String sorting is a key difference between cultures. Characters are treated differently in the sort order and cultures often support more than one sort order. For example, the German in Germany culture has two sort orders; one is the dictionary sort order and the other is the phonebook sort order. Hungarian has the default and technical sort orders, and Georgian has the traditional and the modern sort orders! The design should specify sort order requirements before being approved.

To use an alternate sort order, create an instance of the CultureInfo class with the locale identifier (LCID) in hexadecimal. The Hungarian technical sort LCID is 0x0001040e. Therefore, the CultureInfo instance is created as:

CultureInfo ci = new CultureInfo (0x0001040e); 

One would then assign the instanced object to the CurrentCulture property. Sorting methods in .NET (for example, in a collection object) can then be used. The data will be sorted in the LCID format of the CultureInfo.LCID property.

Comparing Two Cultures

To compare values between two cultures, one has to ensure that any comparison is performed in either one or the other. There is also a comparison that may be performed in an invariant culture. To perform culture invariant comparisons, set the CurrentCulture property to CultureInfo.InvariantCulture.

A Quick Example: Culture Invariant Sort

We have a list of random strings that we wish to sort. The text file is in Norway. The strings are:

ädgd
asdj
udfjt
xhr
üsdg

The sorted strings in the Norwegian culture (“nn-NO”) are:

asdj
udfjt
xhr
üsdg
ädgd

The positions of the ü and ä characters are after the z character. The culture invariant strings are:

ädgd 
asdj
udfjt
üsdg
xhr

The culture invariant sort should be used when the sort results are compared to other cultures, for example, against Czech, French, Danish, Spanish or English.

Globalization allows the .NET Developer to sort, process and display data types in culture and locale specific formats. A good .NET design will incorporate globalization, especially if the product is outsourced to a foreign culture or locale. A globalization incorporated product will ensure that the end user is satisfied with the display, and that the product functions as required.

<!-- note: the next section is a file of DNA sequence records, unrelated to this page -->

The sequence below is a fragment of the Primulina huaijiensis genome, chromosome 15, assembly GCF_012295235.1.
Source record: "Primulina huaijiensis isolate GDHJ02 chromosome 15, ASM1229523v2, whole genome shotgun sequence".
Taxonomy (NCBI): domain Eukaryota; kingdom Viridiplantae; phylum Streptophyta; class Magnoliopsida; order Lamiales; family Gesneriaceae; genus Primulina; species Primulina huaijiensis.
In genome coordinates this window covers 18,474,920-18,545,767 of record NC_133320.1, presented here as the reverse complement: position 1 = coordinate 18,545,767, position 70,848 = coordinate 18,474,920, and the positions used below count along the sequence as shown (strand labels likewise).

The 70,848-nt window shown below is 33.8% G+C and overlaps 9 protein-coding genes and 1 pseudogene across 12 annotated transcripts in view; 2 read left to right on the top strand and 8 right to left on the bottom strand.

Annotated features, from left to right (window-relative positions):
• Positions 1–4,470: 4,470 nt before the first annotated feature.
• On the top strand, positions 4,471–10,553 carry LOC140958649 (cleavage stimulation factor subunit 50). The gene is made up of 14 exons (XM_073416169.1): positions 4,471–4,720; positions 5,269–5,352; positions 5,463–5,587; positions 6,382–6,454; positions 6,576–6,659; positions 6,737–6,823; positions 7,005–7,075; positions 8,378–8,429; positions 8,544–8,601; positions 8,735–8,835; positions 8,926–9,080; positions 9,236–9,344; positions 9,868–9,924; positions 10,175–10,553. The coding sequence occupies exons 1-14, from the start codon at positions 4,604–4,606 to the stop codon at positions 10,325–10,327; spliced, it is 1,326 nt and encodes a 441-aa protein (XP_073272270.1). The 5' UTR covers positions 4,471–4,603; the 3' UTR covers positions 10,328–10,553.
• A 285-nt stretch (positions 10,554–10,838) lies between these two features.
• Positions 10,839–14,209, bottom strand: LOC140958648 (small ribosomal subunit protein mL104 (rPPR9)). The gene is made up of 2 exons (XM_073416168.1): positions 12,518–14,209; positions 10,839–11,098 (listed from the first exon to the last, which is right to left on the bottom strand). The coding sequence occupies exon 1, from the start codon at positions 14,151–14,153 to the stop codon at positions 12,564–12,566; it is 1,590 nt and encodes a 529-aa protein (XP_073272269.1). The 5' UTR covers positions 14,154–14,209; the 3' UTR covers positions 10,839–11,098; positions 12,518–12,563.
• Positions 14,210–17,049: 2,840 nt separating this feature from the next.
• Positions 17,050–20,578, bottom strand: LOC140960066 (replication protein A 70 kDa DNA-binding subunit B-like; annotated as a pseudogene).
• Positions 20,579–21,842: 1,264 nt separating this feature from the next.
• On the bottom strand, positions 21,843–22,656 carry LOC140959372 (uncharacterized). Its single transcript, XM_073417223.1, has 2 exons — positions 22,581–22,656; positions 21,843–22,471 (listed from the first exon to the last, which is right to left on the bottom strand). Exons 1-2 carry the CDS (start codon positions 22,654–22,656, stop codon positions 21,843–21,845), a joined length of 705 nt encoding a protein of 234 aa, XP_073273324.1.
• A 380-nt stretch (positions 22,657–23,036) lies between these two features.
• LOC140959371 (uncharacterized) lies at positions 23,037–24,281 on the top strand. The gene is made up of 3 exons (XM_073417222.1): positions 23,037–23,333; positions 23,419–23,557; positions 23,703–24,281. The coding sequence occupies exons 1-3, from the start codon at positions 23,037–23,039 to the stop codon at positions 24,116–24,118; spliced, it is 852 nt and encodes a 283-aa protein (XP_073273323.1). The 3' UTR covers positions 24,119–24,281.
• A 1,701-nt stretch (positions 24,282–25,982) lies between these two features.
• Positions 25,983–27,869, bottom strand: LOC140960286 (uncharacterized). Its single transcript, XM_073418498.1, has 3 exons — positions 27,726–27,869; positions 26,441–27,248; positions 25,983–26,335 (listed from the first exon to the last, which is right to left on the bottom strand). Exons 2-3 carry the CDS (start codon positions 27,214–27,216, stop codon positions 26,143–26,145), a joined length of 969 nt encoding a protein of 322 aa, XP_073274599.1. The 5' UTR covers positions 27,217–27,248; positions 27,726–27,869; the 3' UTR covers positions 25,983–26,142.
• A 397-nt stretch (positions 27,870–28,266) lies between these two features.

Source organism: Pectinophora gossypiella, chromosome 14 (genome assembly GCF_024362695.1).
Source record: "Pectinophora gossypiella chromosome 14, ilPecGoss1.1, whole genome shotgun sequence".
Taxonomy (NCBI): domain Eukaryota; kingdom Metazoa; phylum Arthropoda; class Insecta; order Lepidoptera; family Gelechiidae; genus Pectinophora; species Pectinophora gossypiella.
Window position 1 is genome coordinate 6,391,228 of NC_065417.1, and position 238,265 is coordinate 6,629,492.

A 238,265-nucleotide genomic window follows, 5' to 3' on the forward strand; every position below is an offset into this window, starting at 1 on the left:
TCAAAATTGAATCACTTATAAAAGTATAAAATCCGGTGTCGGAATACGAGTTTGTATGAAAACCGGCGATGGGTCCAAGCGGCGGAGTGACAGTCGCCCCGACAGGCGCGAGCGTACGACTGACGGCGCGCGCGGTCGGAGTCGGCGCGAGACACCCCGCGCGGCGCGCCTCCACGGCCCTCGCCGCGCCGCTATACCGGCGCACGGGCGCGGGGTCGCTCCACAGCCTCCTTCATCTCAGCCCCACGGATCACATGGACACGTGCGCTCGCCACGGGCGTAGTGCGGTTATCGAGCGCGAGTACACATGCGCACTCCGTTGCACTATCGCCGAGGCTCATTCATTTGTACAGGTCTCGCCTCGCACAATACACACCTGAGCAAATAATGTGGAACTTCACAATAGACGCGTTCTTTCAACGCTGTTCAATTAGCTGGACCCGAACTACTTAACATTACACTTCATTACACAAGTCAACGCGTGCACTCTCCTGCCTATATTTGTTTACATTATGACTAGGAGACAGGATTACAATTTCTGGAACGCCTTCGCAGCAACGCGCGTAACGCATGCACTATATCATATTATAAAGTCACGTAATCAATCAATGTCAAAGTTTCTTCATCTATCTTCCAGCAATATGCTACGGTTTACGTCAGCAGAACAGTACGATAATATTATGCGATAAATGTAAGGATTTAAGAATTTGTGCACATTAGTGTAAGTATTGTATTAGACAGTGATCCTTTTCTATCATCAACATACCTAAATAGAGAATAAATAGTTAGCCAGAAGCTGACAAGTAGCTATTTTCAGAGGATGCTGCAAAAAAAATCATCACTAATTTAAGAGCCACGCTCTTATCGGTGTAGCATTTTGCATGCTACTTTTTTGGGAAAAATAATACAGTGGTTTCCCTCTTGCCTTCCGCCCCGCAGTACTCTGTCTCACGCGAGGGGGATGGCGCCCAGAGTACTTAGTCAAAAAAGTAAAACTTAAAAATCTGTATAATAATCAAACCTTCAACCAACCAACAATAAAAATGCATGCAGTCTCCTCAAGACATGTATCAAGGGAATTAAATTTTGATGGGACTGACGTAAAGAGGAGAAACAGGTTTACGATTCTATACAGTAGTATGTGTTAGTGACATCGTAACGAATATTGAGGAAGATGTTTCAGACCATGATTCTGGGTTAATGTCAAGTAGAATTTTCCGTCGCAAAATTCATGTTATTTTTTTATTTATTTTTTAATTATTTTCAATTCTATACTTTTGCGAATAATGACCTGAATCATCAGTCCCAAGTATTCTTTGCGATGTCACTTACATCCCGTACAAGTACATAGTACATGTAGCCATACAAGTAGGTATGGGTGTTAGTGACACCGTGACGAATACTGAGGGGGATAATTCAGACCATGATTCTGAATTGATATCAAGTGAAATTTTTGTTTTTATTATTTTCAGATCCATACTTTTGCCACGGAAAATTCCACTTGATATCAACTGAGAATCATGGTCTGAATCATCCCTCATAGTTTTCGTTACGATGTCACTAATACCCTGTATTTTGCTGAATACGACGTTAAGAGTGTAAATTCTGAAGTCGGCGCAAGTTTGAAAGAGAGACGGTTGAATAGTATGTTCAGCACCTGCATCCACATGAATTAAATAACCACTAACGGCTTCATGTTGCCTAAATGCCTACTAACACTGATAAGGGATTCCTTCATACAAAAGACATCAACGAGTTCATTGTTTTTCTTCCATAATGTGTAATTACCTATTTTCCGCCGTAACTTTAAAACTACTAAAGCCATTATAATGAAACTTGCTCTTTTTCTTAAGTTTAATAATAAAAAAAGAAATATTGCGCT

A PDF version of this technical article may be downloaded from the Coactum Solutions website at http://www.coactumsolutions.com/Articles.aspx.

License

This article, along with any associated source code and files, is licensed under The Code Project Open License (CPOL)

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About the Author

Anupam Banerji

Australia Australia
Anupam Banerji has a wealth of experience writing, evaluating and validating systems for the cement, pharmaceuticals, energy derivatives and banking and finance industries.
 
Additionally, he’s designed and written software solutions in VB/VBA, SQL and C# .NET, and has worked as a Quantitative Analyst in banking. He is a Microsoft Certified Technology Specialist in WPF 3.5 and has written and deployed commercial solutions in the .NET 3.5 and 4.0 object models. He has also written applications in MVVM and Prism.

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GeneralMy vote of 1 PinmemberMicroImaging14-Jul-10 6:13